The Harmony Restoration movement caused a lot of trouble. It threatened not only well-established, blended villages, but also world peace.

Katara and Aang also almost broke up because of the conflict. Being two benders from two different nations, they worried about their compatibility and how it would effect their children. They also worried about the future of the airbenders if they stayed together. The two went through a lot of emotional turmoil, but eventually, they decided to stay together. Considering how awesome Bumi, Kya, and Tenzin are, we consider the decision a good one.

Are there any revelations we missed about Aang and Katara’s relationship in Avatar: The Last Airbender? Let us know in the comments!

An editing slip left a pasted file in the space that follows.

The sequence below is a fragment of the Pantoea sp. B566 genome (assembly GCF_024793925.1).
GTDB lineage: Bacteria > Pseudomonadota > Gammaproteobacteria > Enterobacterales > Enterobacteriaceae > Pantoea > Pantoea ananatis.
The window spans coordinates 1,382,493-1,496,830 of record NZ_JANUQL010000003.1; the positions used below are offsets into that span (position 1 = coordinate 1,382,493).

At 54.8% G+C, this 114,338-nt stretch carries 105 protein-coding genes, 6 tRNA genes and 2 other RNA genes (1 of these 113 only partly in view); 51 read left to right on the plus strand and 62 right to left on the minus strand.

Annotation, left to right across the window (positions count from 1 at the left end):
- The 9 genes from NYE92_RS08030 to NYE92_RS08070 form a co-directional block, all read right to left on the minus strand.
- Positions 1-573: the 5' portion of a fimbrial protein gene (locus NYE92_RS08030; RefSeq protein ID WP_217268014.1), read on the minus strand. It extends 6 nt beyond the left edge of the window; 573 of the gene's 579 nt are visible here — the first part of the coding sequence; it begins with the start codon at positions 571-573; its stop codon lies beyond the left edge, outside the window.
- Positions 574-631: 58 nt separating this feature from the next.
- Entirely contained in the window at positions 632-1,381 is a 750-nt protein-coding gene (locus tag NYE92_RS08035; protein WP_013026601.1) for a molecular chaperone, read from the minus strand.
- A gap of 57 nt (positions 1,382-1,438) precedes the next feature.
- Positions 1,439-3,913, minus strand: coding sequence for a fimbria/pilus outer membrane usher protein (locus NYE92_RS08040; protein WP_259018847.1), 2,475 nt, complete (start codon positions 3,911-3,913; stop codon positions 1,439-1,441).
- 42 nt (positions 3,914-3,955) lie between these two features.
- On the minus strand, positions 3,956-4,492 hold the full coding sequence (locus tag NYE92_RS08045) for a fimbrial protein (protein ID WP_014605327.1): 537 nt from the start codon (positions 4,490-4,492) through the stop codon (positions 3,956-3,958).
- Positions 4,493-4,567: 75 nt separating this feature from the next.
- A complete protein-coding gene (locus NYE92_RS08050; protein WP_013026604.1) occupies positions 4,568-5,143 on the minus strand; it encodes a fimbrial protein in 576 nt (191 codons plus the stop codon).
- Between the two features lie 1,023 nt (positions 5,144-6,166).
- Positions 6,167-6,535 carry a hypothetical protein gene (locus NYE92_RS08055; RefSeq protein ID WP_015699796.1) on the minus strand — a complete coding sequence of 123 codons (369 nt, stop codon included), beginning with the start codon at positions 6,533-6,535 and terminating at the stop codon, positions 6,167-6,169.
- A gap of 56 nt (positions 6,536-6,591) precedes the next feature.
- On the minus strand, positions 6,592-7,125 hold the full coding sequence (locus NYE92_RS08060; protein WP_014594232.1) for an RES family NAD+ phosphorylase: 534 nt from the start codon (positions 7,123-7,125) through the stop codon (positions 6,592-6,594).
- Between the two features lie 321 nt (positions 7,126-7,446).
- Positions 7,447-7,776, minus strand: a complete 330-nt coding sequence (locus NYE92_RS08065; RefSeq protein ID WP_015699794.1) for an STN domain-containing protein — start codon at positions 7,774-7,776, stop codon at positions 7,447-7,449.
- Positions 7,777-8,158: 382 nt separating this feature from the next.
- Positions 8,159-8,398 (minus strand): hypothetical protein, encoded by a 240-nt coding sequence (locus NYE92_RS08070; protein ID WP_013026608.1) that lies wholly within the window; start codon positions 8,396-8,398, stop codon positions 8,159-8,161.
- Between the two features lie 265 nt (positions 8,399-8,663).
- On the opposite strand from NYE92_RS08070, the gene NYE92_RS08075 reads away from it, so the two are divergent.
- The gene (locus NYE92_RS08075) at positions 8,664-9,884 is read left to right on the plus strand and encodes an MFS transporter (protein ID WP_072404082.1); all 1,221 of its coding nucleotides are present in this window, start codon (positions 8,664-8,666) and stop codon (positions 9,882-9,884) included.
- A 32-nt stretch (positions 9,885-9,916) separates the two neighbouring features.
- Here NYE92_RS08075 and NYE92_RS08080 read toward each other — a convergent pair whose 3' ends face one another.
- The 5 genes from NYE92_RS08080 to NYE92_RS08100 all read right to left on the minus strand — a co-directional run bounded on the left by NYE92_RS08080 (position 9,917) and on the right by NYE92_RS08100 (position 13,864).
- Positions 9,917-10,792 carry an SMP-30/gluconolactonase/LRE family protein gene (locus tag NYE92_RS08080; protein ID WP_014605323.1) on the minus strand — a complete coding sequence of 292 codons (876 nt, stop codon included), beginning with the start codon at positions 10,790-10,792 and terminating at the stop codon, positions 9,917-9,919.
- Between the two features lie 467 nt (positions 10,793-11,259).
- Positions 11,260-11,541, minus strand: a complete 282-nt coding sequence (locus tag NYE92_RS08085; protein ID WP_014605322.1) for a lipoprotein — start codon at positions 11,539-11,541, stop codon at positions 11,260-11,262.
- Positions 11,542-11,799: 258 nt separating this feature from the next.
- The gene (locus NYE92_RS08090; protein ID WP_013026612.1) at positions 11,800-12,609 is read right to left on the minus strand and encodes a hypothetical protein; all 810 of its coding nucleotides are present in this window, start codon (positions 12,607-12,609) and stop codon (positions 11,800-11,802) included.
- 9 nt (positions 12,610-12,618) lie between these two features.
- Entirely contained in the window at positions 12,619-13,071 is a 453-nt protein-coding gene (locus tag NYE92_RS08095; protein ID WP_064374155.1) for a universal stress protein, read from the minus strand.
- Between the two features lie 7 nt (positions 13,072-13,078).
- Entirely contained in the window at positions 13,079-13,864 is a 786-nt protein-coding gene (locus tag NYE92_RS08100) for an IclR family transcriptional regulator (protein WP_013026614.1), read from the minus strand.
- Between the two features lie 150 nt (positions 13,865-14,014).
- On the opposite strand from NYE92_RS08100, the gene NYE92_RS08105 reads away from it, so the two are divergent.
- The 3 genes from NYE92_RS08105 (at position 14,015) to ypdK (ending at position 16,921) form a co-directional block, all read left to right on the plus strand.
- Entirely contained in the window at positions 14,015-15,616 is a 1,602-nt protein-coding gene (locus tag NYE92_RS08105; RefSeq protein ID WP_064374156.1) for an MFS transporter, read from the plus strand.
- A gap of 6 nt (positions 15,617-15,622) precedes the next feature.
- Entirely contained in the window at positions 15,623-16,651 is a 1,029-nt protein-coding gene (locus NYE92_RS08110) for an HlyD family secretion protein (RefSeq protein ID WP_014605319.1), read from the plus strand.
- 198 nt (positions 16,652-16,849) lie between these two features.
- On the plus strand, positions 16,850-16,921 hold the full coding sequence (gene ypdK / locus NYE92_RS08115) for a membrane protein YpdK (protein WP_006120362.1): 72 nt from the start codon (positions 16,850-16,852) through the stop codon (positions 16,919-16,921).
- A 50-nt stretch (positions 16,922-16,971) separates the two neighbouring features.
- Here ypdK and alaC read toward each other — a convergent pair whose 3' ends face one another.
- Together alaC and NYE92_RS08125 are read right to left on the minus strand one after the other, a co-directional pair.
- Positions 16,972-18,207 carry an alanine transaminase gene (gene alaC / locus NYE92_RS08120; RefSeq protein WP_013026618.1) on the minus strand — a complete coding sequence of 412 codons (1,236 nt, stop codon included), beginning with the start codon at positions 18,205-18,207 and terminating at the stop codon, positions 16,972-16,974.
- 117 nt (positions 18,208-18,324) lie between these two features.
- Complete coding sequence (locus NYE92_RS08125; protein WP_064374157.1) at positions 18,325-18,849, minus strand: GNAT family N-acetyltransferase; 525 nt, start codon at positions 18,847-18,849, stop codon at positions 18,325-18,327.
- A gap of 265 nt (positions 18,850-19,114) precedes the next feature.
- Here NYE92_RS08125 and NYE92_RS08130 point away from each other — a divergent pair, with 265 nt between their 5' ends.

Fan art by Artipelago, Ohlookitscazz, NanFe, and BlackCrow06.

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2018-12-23 02:12:47

Avatar: 20 Times Characters Were Ridiculously Overpowered

Avatar imagines a world full of possibilities. A patchwork of cultures, myths, and histories crafted into a magical place where nations are defined by the ability to manipulate the elements. Fantastic in every sense of the word, but somehow believable.

The real magic is how believable Avatar feels. It would be a mistake to assume everything in Avatar is high-flying, low-risk adventuring, though. At the risk of sounding like Tenzin, the world has rules. You might be able to catch a ride on a flying bison or encounter a massive serpent lurking in the sea, but those experiences will probably be less common. Likewise, it’s easy to find a person capable of throwing flame, but it’s far more rare to see one able to channel the true beauty and power of firebending without learning from the dragons. In this expansive world so full of mystery, there is still a sense of normalcy that applies to everything.